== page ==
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Sexual identity: five terms to know

Not all the terms used to describe sex and sexual identity are easy to understand. Sometimes new phrases may seem a little silly and out-there to you, but they can help people navigate their lives and find other people who enjoy the same things. Here are some terms we’ve found popping up a lot lately, with some handy descriptions.

Heteroflexible

The term ‘bisexual’ is used a lot these days, but what if you only kind of fit into that definition? Heteroflexible is a term that people use when they feel mostly heterosexual, but occasionally dabble in homosexuality. Sometimes this can be a little confusing: why wouldn’t this person just identify as bi or gay? But human beings don’t work that way, sometimes they defy labels and fit between the spectrum of straight and bi. Sometimes this can even change over time. Heteroflexibility (and its opposite, homoflexibility) might be more common than you think. ‘In-between’ terms are so common that OKCupid included twelve sexual preference choices on their site in 2014, also giving users the chance to select five categories at once.

Heteronormative

You know how most romantic comedies are about a straight guy and a straight girl falling in love? Mainstream Hollywood films almost exclusively tell stories about straight, cisgendered (a person whose gender ‘agrees’ with the sex they were assigned with at birth) people – while films like Brokeback Mountain that depict ‘non-conventional’ couples are so rare that they make big news. This is what heteronormativity is: an assumption that heterosexuality is the ‘normal’ state of things. Obviously we know the idea that everyone is naturally heterosexual is far from normal – the Australian Rights Commission reported that in 2011 11 in 100 Australians were of “diverse sexual orientation, sex and gender identity”, but pop culture still doesn't reflect this. GLAAD’s 2015 Studio Responsibility Index, which mapped the quantity and quality of LGBT characters in films, found that only 20% of the films surveyed included non-heterosexual characters.

Polyamorous

If you think of creepy stories of cult leaders with many, many wives when you think of polyamory, you’re not getting the whole story. Polyamorous partnerships aren’t creepy by nature, they are relationships between more than two people founded on mutual respect and consent – no creepy vibes allowed! People often talk about open relationships as polyamorous but that’s not always accurate, as most polyamorous relationships are full time, equal affairs while open relationships don’t usually involve such commitment. The confusion around polyamory means some people may still think there’s something inherently wrong about it – a 2015 Gallup poll found that only 16% of Americans thought that polygamy (the married version of polyamorous relationships) was acceptable. However the University of Michigan have found that 5% of Americans are actually in polyamorous relationships, and that there over a million polyamorous families in the US alone, so the stigma is slowing changing.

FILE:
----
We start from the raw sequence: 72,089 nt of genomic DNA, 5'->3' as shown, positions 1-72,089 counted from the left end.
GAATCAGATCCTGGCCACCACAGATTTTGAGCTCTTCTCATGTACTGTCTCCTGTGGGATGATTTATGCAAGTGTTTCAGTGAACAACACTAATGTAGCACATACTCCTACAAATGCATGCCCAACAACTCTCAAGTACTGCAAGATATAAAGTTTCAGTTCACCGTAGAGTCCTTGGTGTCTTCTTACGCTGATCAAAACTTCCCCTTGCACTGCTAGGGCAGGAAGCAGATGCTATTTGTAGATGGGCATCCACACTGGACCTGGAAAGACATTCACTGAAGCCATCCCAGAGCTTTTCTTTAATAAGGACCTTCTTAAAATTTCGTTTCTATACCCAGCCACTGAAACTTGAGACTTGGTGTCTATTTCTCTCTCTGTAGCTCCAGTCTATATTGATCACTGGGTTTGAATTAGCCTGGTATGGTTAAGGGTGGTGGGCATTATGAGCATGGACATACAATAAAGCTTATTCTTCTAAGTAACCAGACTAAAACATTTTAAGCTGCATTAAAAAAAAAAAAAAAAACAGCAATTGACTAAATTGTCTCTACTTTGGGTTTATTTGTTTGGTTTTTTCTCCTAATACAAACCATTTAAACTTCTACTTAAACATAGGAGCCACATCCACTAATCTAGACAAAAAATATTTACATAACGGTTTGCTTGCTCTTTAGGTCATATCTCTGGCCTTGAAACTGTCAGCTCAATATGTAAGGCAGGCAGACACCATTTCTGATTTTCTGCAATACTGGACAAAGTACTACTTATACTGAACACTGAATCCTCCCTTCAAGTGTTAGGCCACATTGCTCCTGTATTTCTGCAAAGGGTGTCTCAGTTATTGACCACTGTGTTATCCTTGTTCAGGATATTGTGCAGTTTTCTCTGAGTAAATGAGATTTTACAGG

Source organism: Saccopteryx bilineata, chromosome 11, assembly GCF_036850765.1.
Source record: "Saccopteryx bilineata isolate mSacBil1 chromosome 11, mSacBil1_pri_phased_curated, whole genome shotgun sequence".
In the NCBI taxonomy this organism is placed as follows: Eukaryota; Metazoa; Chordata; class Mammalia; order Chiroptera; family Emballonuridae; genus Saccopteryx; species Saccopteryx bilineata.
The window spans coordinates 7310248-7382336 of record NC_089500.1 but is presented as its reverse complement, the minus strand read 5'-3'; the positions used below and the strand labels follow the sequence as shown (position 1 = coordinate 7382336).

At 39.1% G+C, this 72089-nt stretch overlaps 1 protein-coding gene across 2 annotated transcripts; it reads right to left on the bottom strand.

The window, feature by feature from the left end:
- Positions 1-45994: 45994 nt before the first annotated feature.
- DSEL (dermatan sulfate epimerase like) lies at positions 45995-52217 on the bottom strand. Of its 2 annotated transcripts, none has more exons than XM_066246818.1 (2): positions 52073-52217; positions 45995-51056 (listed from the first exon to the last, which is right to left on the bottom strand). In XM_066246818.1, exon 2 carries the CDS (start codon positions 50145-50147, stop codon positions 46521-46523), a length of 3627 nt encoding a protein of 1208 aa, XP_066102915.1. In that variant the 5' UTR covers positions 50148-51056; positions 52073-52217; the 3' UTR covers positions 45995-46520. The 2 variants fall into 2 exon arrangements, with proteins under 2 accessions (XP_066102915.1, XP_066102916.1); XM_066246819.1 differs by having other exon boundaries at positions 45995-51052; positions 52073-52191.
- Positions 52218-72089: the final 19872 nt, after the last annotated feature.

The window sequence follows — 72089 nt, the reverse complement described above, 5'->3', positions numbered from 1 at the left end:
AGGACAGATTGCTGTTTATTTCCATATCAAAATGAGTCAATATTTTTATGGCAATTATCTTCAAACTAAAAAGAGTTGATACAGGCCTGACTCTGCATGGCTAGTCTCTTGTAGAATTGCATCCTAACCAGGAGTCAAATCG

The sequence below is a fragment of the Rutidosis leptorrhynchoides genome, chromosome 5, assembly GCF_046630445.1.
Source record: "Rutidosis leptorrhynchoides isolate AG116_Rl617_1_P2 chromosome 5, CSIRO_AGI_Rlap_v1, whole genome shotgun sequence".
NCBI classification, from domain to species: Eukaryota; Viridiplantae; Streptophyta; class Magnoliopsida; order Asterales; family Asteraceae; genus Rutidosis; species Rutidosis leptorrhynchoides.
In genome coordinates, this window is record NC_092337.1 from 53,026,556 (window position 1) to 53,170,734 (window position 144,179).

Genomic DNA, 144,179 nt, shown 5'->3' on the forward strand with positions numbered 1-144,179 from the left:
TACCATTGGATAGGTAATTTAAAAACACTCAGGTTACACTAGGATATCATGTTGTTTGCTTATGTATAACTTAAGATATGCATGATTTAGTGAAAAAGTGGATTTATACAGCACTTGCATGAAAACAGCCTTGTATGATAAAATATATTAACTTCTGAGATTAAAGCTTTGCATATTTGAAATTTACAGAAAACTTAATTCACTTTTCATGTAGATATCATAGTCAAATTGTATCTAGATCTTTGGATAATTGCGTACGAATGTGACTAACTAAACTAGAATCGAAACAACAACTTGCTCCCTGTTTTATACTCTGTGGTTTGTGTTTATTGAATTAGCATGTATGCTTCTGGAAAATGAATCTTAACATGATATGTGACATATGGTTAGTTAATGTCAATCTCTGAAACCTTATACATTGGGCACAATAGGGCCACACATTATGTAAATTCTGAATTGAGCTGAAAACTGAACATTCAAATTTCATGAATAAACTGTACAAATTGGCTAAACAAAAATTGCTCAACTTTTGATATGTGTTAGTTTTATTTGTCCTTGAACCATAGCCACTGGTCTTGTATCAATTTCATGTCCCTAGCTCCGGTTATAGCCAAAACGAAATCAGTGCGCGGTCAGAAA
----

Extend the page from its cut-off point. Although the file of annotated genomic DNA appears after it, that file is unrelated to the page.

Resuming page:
Asexual

There are some myths to bust about asexuality: it’s not a vow of celibacy like when the Jonas brothers used to wear purity rings. It’s also not a ‘disorder’: asexual people are often still able to engage in sexual acts (and sometimes do). And being asexual doesn’t necessarily you’ve suffered a life-altering trauma. The same way some people are born either hetero or gay, others are born asexual. People who are asexual aren’t interested in sex or have a limited interest in sex. Online resource What is Asexuality? says when thinking about asexuality you should adopt a “some people do, some people don’t” frame of mind. According to The Journal of Sex Research, 1% of Britain’s population is Asexual and of course, people’s sexual appetites are fluid and can change over time.

Demisexual

Nothing to do with Demi Lovato. Or Demi Moore. A Demisexual is someone who needs to have a deep emotional or romantic connection with someone in order to have a sexual attraction to them. This isn’t like a bad Nicholas Sparks movies where people are ‘saving’ themselves for ‘The One’ (not that there’s anything wrong with that) because it’s not about restraining your desires. The Demisexuality Resource Centre say that demisexuals are on the asexual spectrum in that they sometimes feel attraction but this doesn’t necessarily lead to them wanting to have sex, but it does rely on emotional bonds. Basically, you can’t force attraction or lust, and why would ya want to?